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Understanding Collaborative Divorce in Pennsylvania

By Sheryl Rentz on June 6, 2014

Most divorces are stressful and expensive. Getting a divorce in Pennsylvania is particularly challenging when the two parties disagree on important issues such as child custody and property disbursement. A lot of time and money can be saved when the two parties are able to come together and make decisions without involving the divorce court. This is known as a “collaborative divorce” and it is an ideal approach to avoid a judge making some major decisions for you and your family.

When two people wish to have a collaborative divorce in Pennsylvania, they will each meet privately with their lawyer. Their divorce attorneys will then speak to each other and draft a plan for a collaborative meeting. During the first meeting, the spouses will agree to avoid the court. Additional meetings will be scheduled and experts may be brought in to discuss the best interests of any children involved. The goal is to secure a written agreement and divorce decree that is agreeable to both parties.

This process is advisable as it usually helps the two parties begin their new life free of animosity and anger. Collaborative divorce is based on communication and empathy. Having a foundation of understanding is particularly important in cases involving young children who will need both parents in their life.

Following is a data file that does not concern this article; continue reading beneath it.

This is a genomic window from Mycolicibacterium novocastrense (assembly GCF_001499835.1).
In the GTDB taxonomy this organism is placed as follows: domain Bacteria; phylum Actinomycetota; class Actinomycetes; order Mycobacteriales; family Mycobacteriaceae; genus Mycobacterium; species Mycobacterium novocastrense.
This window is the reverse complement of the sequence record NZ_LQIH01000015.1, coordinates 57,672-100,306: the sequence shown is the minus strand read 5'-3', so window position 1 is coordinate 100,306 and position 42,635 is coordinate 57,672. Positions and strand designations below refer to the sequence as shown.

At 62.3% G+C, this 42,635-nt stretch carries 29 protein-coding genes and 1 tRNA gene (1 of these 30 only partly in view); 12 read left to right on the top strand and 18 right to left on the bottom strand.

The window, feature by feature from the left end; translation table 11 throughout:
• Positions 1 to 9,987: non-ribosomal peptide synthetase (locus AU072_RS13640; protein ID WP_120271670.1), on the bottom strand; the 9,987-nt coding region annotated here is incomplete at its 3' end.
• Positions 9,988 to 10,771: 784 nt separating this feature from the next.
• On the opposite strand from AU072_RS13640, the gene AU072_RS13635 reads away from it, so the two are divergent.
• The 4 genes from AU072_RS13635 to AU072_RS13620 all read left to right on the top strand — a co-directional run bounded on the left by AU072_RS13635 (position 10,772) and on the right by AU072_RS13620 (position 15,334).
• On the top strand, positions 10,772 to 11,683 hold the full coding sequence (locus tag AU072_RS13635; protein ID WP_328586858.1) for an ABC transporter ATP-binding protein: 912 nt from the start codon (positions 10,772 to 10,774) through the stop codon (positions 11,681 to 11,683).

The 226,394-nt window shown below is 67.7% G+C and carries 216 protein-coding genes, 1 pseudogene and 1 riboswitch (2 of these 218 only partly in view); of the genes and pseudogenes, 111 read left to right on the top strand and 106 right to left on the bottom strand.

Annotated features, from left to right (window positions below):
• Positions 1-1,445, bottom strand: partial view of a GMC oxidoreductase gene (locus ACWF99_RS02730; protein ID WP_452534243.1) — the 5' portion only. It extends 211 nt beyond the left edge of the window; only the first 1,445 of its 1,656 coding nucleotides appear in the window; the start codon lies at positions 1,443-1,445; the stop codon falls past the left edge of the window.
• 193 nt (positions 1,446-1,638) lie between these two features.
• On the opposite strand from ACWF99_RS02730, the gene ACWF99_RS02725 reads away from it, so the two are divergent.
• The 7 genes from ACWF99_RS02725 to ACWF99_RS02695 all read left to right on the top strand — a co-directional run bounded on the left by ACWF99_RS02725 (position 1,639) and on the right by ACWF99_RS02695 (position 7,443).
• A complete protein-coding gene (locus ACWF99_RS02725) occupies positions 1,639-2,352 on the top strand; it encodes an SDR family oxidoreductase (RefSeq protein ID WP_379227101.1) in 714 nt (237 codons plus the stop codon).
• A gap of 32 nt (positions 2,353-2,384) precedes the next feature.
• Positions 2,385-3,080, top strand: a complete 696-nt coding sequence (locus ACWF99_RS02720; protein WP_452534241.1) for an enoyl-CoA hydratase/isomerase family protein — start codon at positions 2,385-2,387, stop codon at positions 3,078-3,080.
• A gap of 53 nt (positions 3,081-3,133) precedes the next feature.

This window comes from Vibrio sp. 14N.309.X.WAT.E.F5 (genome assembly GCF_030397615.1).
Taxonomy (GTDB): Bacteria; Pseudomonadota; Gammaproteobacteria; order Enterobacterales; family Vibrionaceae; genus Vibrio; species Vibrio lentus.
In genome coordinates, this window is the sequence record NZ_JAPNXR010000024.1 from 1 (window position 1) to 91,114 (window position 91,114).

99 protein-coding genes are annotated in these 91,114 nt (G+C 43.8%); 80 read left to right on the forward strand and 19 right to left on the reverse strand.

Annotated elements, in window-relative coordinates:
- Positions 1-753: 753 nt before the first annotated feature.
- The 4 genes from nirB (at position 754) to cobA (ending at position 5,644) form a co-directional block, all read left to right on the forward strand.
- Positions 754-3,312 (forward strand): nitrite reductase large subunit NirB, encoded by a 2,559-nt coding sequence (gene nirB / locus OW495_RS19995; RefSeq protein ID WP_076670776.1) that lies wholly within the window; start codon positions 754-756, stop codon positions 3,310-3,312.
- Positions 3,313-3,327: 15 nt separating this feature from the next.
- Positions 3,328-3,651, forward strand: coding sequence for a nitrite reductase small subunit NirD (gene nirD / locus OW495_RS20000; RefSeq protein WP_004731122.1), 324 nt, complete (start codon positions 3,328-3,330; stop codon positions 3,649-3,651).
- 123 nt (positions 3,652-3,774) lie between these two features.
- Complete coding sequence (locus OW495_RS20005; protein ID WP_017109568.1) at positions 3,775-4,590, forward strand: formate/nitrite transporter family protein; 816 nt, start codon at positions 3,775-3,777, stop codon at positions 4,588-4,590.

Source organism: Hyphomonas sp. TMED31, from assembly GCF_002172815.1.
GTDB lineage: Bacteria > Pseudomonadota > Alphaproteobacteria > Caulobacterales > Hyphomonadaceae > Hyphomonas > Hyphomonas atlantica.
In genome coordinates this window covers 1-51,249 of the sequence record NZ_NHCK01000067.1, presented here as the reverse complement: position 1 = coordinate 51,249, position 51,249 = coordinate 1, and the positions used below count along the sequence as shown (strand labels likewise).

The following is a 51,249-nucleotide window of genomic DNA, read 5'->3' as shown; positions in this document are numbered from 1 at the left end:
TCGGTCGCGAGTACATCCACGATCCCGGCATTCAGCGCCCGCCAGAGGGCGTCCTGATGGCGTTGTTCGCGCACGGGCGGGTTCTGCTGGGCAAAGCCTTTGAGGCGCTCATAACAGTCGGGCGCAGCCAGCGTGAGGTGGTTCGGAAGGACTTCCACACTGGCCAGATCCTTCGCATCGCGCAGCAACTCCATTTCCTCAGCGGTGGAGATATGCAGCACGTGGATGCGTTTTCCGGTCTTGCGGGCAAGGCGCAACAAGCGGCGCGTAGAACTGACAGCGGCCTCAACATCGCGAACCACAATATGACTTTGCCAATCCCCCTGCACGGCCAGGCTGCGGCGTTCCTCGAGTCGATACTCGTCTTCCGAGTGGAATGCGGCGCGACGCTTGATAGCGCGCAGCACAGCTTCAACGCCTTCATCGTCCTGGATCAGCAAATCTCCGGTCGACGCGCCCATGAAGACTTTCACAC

Another benefit of collaborative divorce in Pennsylvania is that it is typically faster and less expensive than traditional divorce. During a collaborative divorce, you do not have to wait on court dates. You control the timing of the meetings and the progress made during the negotiations. Also, you will not have to pay your attorney for multiple court appearances. Perhaps most importantly, collaborative divorce helps lighten the emotional load. Working together with specialists is far less stressful than a prolonged battle in court.

It is essential to remember that a collaborative divorce does not require everyone to agree on everything. The goal is to come to a consensus and to find a deal that works for everyone. Instead of fighting for your children in court, you work with child specialists and find the best possible co-parenting plan. In many cases, collaborative divorces provide suitable alternatives for spouses who wish to separate amicably outside the court. For more information about your options, please contact an experienced Pennsylvania divorce lawyer.

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Posted in: Divorce

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